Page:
Rosebud Primary School principal Stephen Fisher knew Jason Knox was the man for the job when he needed a bike shed built. Describing the artist as being able to create “something out of anything”, he explains: “Jason is a representation of what we are all about here at Rosebud Primary School: reusing and repurposing. He turns the ideas in his head into reality so easily. He’d already created various works of art around the school so I just asked, ‘Do you reckon you could make me a bike shed?’ And the result is incredible. The kids love it.”
So how do you make a bike shed? Make it of 160 pushbikes, that’s how. Jason explains: “I remove scrap, including pushbikes, from caravan parks. There’s lots of it, especially straight after Christmas, and I collected as many bikes as I could. I thought, ‘Well, seeing Mr Fisher wanted a bike shed, why not make it out of bikes?’ I pulled them apart and cut them up and welded them together, then put them into frames. There’s six frames in total and the whole structure is portable. I just bolted them together, and there’s around 10 bolts securing the whole structure into the ground. You could pull it apart within 24 hours if you wanted to. The roof is made from cream steel to offset the rest of the shed, which is completely black. Yeah, I’m pretty happy with it and the kids love playing with the moving parts.” There are bells and pedals that spin and ring!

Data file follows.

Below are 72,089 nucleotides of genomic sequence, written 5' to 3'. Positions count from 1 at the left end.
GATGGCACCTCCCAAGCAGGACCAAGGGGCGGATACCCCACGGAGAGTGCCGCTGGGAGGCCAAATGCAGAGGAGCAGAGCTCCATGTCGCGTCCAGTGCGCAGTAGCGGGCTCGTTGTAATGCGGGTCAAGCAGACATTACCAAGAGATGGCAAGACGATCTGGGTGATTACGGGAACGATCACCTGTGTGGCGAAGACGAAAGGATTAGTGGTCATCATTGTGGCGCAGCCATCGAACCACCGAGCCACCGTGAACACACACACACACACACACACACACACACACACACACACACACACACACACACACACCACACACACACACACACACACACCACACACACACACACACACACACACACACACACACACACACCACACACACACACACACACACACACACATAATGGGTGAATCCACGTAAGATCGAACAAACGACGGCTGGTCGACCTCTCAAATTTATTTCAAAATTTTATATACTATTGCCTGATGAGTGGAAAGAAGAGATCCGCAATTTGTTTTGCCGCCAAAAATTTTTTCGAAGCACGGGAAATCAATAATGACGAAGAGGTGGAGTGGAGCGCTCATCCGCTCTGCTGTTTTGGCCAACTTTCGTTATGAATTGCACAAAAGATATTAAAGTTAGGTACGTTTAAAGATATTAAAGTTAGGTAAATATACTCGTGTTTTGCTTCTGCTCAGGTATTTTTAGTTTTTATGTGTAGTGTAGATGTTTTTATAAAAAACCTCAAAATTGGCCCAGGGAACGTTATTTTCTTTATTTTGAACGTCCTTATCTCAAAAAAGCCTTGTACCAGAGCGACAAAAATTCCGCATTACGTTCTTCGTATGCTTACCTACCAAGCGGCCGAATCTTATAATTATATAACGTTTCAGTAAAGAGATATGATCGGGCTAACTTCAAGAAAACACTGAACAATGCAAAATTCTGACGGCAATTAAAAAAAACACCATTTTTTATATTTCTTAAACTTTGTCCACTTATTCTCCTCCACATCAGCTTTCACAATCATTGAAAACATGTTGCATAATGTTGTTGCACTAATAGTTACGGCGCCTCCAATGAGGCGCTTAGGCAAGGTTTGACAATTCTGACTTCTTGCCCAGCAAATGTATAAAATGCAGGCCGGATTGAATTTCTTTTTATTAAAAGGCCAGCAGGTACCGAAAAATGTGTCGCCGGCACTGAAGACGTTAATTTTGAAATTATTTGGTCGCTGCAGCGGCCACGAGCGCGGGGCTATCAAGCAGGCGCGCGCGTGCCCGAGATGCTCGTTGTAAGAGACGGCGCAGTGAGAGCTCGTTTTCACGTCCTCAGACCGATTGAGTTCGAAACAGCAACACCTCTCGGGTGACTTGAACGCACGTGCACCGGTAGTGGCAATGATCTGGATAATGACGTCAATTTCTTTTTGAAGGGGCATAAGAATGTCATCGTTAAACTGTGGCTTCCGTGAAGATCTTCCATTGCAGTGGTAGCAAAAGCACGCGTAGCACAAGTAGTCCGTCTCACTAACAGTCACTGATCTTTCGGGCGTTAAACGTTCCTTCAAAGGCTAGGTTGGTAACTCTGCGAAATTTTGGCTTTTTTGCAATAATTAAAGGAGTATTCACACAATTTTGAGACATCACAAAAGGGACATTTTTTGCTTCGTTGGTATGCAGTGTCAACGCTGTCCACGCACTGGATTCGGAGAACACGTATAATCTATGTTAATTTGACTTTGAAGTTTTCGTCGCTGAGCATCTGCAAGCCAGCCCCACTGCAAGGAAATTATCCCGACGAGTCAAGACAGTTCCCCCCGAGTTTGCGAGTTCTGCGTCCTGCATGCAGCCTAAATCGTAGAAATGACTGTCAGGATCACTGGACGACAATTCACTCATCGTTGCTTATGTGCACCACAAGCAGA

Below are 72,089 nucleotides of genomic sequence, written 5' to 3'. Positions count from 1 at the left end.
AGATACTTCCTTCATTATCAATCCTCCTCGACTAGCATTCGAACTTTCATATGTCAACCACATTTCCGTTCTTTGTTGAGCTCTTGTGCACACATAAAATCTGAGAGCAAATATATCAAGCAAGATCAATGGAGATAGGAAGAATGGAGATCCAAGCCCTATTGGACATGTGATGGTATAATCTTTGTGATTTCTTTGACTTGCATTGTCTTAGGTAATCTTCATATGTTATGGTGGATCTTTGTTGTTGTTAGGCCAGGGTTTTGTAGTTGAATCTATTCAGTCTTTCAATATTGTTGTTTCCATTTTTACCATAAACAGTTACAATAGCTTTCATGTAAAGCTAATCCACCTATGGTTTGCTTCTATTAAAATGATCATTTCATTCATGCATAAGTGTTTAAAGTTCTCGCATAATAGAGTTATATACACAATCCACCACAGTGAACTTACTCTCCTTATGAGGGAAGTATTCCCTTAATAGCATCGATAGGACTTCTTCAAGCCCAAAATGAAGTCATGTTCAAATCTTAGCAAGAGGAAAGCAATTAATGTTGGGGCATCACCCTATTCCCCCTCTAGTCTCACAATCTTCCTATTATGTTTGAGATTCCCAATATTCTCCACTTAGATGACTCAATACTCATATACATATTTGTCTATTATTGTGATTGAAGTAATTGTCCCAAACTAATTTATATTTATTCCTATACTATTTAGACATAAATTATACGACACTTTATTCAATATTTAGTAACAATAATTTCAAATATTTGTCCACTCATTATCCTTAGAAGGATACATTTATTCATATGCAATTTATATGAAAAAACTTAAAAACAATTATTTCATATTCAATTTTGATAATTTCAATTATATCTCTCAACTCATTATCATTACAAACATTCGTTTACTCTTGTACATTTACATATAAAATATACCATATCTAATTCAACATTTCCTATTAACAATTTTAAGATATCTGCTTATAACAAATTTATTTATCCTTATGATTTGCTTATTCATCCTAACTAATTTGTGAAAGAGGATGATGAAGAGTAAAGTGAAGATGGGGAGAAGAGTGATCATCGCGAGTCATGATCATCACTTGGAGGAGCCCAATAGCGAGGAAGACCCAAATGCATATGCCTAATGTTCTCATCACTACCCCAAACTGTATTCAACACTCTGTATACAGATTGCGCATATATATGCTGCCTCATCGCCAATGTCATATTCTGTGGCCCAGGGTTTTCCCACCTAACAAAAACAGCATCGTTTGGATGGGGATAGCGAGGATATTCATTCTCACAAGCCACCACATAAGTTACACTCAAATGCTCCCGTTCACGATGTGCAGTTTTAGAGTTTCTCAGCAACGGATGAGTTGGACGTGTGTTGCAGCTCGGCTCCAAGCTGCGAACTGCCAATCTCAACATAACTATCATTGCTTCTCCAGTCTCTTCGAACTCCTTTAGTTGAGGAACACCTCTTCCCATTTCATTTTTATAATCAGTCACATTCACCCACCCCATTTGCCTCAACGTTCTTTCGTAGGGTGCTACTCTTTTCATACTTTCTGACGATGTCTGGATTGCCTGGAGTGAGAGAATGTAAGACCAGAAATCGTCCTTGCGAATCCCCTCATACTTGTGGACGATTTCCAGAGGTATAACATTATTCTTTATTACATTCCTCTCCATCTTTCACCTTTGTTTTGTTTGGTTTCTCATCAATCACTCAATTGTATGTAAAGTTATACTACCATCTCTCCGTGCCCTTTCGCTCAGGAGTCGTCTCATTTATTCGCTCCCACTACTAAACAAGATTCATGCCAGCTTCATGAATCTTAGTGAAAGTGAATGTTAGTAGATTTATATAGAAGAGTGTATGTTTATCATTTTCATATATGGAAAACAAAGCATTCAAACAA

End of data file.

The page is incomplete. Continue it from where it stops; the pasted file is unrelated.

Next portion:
Jason’s bike shed is the perfect example of fabulous form meeting day-to-day function. A great believer in recycling and turning something that other people may think is useless into something beautiful, scrap metal never gets old for this Mornington Peninsula creative. The bike shed exemplifies this as light and shade move through the structure, creating innovative eye-catching mindscapes while addressing the issue of bike storage. Sunflowers, cobwebs, motorbikes and penny-farthings adorn the ‘walls’ of the shed where kids come to gather and stay to play long after they’ve deposited their bikes. This artistic statement took Jason about 150 hours to create and has become a landmark for visitors to the school. Measuring 6m x 3m and 3m in height, the bike shed brings the best of art as concept to fruition.
Stephen concludes: “Jason has been a wonder for us. His work is a real asset to the school.” Just brilliant. Jason’s art is available exclusively through The Factory Antique Market. Check out Jays Manoeuvres on Facebook to view more.